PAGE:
Supreme Court Backs Warrants For Blood Tests In DUI Cases | WAMU 88.5 - American University Radio

NPR : News

Filed Under:

Supreme Court Backs Warrants For Blood Tests In DUI Cases

The U.S. Supreme Court has ruled that police must generally obtain a warrant before subjecting a drunken-driving suspect to a blood test. The vote was 8-to-1, with Justice Clarence Thomas the lone dissenter.

Tyler McNeely was pulled over late at night after a state trooper observed him driving erratically. When McNeely refused to take a Breathalyzer test, the officer drove him to a local hospital and ordered blood drawn for an alcohol test. The officer did not seek a warrant, even though he had done so in previous cases. The state of Missouri contended that because alcohol naturally dissipates in the bloodstream, each passing moment means valuable evidence is being lost, and so a warrant is never required for a blood draw.

The Supreme Court disagreed, noting that in most circumstances there is adequate time to get a warrant. Justice Sonia Sotomayor, writing for the majority, said that in the modern world of technology, police can often obtain a warrant quickly by using their cellphones or by email, and that in most jurisdictions a magistrate is available at all hours to grant a warrant request.

If an emergency requires officers to dispense with the warrant requirement, Sotomayor said, that determination must be made on a "case-by-case" basis and later justified in court. In addition, she noted, because officers must typically take a suspect to a hospital for the blood draw, some delay and some dissipation of alcohol is "inevitable."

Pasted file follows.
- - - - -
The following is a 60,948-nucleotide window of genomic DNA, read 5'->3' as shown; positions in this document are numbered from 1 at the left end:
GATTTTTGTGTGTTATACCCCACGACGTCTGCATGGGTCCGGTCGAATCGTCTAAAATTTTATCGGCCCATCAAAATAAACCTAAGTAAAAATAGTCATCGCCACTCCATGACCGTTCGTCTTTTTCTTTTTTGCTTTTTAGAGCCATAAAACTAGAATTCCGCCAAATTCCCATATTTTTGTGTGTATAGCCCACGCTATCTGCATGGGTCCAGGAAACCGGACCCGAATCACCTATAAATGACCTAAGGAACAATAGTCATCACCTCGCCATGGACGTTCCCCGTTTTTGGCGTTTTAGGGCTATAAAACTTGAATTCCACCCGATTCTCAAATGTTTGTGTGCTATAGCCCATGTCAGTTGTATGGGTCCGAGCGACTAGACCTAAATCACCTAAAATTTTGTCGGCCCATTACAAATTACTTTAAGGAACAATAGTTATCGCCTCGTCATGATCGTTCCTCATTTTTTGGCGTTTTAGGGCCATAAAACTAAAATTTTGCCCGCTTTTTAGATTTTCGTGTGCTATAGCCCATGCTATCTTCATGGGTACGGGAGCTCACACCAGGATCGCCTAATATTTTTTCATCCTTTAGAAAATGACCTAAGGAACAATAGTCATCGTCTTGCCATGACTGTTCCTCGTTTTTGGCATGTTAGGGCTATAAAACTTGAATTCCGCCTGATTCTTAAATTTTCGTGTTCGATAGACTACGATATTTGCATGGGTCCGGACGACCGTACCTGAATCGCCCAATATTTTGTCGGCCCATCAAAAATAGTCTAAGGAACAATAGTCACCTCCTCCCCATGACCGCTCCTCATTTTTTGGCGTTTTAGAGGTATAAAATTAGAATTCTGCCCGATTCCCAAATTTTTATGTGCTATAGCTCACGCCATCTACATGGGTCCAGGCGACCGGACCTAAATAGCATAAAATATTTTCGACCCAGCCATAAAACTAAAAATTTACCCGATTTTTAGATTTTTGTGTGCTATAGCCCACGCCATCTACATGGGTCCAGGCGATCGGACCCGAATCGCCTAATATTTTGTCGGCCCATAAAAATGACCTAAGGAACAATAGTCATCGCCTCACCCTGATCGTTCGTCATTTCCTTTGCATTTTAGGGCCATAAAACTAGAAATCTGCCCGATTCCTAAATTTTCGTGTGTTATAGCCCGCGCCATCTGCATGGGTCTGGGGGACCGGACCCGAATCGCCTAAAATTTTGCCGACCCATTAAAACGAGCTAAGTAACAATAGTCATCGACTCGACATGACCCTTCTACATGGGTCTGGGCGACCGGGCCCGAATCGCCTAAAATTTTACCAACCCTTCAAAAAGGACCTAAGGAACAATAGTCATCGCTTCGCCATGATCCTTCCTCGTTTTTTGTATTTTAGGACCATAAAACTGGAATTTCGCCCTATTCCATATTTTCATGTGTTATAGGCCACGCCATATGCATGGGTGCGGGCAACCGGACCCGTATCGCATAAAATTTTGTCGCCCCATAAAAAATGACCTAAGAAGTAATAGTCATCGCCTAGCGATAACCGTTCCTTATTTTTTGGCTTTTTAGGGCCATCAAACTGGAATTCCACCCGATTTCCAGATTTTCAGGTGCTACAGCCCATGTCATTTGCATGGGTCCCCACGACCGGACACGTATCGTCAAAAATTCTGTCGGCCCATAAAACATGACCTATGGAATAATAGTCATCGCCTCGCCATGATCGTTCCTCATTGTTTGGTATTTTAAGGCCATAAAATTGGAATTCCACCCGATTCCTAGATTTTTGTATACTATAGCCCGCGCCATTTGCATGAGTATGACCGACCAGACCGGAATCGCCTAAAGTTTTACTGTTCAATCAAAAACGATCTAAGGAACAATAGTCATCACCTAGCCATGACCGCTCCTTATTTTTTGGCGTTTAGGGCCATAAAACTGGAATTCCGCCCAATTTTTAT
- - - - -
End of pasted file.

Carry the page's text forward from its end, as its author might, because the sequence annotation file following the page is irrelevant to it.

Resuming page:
Chief Justice John Roberts, joined by Justices Stephen Breyer and Samuel Alito, wrote separately, agreeing in part with the majority but taking a different approach. They said that the natural dissipation of alcohol in the blood does not necessarily justify forgoing a warrant, but said that law enforcement officials need clearer rules and guidelines for when they are out in the field. They would have given the law enforcement officer greater discretion.

In dissent, Justice Thomas agreed with Missouri that the natural dissipation of blood alcohol constitutes an emergency that exempts law enforcement officers from the general requirement of a warrant.

Copyright 2013 NPR. To see more, visit http://www.npr.org/.

NPR

'Welcome To Braggsville' Isn't Quite 'Invisible Man,' But It's Close

T. Geronimo Johnson's latest follows four Berkeley students who take an American history class that leads to disaster. It's an ambitious book about race that wants to say something big about America.
NPR

Why Shark Finning Bans Aren't Keeping Sharks Off The Plate (Yet)

Fewer shark fins are being imported into Hong Kong, the epicenter of shark-fin soup, a culinary delicacy. But while the trade in shark fins may be down, the trade in shark meat is still going strong.
NPR

Peace Corps Teams Up With First Lady To 'Let Girls Learn'

The Peace Corp will recruit and train about 650 additional volunteers to focus on girls' education around the world. The expansion is part of a larger program launched by Michelle Obama Tuesday.
NPR

Internet Memes And 'The Right To Be Forgotten'

Becoming Internet-famous is a gold mine for some, a nightmare for others. The world of memes can pit free speech against the desire for privacy. And laws generally aren't keeping up, an expert says.

Leave a Comment

Help keep the conversation civil. Please refer to our Terms of Use and Code of Conduct before posting your comments.